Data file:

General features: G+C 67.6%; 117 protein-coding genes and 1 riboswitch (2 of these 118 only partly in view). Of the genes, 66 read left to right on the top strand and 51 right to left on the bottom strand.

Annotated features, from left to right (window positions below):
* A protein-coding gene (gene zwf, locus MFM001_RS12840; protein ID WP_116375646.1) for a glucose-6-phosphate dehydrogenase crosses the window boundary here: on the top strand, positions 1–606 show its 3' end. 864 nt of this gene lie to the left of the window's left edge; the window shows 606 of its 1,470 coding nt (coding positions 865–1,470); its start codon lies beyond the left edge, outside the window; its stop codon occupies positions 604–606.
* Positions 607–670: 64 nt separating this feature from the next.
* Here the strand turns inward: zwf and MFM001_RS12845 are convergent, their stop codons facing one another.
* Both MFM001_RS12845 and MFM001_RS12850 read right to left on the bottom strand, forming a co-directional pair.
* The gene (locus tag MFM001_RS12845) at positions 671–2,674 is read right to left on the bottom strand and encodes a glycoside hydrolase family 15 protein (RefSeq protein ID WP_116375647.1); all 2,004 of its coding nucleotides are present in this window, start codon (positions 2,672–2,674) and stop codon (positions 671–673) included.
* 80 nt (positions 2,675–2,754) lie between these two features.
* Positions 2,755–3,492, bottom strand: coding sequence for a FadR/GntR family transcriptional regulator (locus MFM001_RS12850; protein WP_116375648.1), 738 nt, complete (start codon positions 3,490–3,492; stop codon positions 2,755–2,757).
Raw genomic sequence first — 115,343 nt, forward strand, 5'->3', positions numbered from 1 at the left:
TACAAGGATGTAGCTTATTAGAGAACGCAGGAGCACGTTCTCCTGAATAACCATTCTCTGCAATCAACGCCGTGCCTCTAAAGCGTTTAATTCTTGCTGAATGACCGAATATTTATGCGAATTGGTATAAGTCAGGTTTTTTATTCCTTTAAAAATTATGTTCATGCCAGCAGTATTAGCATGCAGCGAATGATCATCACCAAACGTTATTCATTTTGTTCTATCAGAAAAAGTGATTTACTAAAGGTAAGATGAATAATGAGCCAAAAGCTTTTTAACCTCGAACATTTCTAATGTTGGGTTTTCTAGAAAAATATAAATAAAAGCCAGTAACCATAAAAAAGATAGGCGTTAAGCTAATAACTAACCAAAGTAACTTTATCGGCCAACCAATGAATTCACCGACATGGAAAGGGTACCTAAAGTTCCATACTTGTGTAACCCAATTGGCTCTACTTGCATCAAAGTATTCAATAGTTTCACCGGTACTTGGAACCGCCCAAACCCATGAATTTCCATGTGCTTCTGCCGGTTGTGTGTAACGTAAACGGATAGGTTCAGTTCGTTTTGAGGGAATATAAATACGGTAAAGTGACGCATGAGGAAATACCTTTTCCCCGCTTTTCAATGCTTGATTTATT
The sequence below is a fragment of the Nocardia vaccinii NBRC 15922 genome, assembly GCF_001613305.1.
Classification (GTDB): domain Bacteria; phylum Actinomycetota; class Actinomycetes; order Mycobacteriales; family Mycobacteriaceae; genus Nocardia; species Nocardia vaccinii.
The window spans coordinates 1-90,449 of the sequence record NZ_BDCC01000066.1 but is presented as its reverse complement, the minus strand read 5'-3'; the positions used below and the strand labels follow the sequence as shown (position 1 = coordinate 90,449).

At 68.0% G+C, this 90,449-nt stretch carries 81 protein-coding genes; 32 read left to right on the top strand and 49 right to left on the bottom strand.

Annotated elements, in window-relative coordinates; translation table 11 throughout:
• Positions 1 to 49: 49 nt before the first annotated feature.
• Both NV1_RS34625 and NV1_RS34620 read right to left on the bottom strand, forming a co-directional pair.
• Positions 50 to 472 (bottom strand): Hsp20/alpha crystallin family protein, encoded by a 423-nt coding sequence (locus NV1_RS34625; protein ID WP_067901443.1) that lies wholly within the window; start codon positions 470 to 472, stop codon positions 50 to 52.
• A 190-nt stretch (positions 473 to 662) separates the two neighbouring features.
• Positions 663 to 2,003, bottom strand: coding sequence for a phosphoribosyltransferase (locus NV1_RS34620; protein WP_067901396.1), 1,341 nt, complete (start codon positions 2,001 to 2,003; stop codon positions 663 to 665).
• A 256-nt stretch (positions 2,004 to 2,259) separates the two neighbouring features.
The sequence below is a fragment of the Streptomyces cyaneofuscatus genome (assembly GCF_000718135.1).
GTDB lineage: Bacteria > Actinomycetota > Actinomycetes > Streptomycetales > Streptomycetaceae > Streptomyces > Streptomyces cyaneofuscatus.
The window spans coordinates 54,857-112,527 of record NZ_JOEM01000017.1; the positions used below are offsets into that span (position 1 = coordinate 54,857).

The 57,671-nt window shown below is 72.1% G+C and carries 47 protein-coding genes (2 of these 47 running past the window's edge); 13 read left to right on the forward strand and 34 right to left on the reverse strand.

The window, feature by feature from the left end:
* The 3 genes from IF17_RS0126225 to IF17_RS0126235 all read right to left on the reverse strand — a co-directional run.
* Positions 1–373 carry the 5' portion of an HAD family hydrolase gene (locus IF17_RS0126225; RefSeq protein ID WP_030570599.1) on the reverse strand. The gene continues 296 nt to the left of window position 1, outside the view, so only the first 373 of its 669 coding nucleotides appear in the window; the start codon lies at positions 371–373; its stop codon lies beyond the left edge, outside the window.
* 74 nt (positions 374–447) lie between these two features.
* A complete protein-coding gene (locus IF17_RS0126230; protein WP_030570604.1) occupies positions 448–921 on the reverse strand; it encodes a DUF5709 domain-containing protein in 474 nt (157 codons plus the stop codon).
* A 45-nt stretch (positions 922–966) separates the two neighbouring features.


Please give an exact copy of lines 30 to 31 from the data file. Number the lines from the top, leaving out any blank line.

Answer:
* 74 nt (positions 374–447) lie between these two features.
* A complete protein-coding gene (locus IF17_RS0126230; protein WP_030570604.1) occupies positions 448–921 on the reverse strand; it encodes a DUF5709 domain-containing protein in 474 nt (157 codons plus the stop codon).